Shark Repellent Research Guide

Government Agency NOAA endorses shark repellent in a report to Congress.
  • A government biologist working at NOAA has stated that our scientist partners deserve credit for developing a chemical shark repellent that works.
  • Read more details (pages 43-50): NOAA Report
  • Reported by: The Washington Post
  • Reported by: Florida Keys News

Our scientists used the semiochemicals in our product to reduce shark by-catch by 71% in a government grant initiative.

  • Scientists estimated that if our semiochemicals are applied globally then 4,258,080 – 8,279,600 sharks a year will be saved.
  • The world wide environmental impact potential is highlighted in this infograph
  • An Agency under the U.S. Department of Commerce released these findings in a report to Congress: NOAA Study Findings

Verified field testing on numerous shark species.

  • 15 species have proven to be effectively repelled by the semiochemicals in SharkTec’s product.
  • Reported by:  C&E Article 
  • Reported by: National Geographic 
  • University of Miami oversaw study.

A 5 year study concluded consistent, effective shark repellent results.
  • A 5 year field trial on SharkTec’s technology proved to repel 2 species of sharks 100% of the time within 1 minute of local dispersion of our product.
  • The findings were published in the scientific journal Ocean & Coastal Management.
  • Seton Hall University contributed to the study.
  • Published Findings: Ocean & Coastal Management Journal

Chemical repellents may be more effective than magnetic or electrical repellents.
  • A study concluded chemical signals travel much further than mechanical or electrical signals.
  • Olfaction is considered especially important as a distant sense because chemical signals can become entrained in currents and transported much farther in the marine environment than mechanical or electrical signals (Hueter et al., 2004).
  • Reported By:

Shark species are chemically aware of its dead and will avoid odors that replicate this awareness.


Supporting Research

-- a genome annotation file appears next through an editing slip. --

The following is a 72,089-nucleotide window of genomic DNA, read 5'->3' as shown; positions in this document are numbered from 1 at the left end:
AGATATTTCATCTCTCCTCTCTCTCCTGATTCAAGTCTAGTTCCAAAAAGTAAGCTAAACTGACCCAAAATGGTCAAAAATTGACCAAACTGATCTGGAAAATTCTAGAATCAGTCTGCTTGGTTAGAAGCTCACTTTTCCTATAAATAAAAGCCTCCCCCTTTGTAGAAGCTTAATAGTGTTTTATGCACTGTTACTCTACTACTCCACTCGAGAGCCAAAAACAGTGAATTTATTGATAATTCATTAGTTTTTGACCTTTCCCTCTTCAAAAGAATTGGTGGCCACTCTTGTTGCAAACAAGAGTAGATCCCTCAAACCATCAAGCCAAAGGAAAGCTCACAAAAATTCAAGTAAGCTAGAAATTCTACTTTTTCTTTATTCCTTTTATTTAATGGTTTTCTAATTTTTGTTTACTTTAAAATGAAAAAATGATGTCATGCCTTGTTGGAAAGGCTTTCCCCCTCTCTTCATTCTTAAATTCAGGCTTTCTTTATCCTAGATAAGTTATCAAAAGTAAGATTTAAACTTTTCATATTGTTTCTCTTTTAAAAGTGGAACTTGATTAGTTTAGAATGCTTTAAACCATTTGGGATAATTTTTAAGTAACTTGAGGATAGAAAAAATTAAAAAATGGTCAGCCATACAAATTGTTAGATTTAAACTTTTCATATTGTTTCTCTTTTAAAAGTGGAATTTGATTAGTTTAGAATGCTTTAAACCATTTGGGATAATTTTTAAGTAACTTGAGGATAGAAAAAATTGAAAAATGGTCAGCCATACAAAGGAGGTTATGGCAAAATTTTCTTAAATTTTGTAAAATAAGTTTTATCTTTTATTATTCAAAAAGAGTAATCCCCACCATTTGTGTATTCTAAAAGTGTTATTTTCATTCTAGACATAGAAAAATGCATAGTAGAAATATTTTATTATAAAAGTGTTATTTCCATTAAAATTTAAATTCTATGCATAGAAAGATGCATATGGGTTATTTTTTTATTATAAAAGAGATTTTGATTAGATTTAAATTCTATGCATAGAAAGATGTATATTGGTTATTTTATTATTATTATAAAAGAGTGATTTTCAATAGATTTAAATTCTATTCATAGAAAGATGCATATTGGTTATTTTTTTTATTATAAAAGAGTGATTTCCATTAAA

Commercial fishermen have long reported that shark fishing dramatically decreased in areas where decomposing shark tissue was present.

Semiochemicals found in the bodily secretions of predators may convey survival information to a shark and elicit rapid flight from an area that is potentially dangerous.

Semiochemicals exist in extremely low concentrations within decaying shark flesh and act as alarm substances for other sharks in the proximity.
  • Source: Rasmussen, L.E.L., Schmidt, M.J., 1992. Are sharks chemically aware of crocodiles? In: Doty, R.L., Müller-Schwarze, D. (Eds.), Chemical Signals in Vertebrates IV. Plenum Press, New York, pp. 335e342.

The findings from this study suggested that sharks may be chemically aware of the presence of potential danger through the sensing of bodily secretions from predators.

  • Source: Sisneros, J.A., Nelson, D.R., 2001. Surfactants as chemical shark repellents: past, present, and future. Environmental Biology of Fishes 60, 117e129


Grants and Funding

  • Federal Funding Grant to develop technology.
  • NOAA Bycatch Reduction and Engineering Program (BREP).
  • Great Lakes Fishery Commission. Development of a Putrefaction-Derived Repellent for the Sea Lamprey.
  • National Science Foundation. Small Business Innovative Research Phase 1B Award (SBIR). “Multifunctional Hook Material for Commercial Fisheries”.
  • Michigan State University, Center for Water Sciences Venture Grant. “Preliminary identification of a putrefaction-derived repellent for the invasive sea lamprey (Petromyzon marinus)”.
  • Saltonstall-Kennedy Grant Program, FY 2009. “Process for Converting Shark Discards into a Shark Bycatch Reduction Technology”.
  • NOAA PIFSC/JIMAR, Hawaii. Chemical repellents as a means to reduce shark bycatch in commercial longlines.
  • NOAA PIFSC/JIMAR, Hawaii. Equipment/capital grant for chemical repellent research.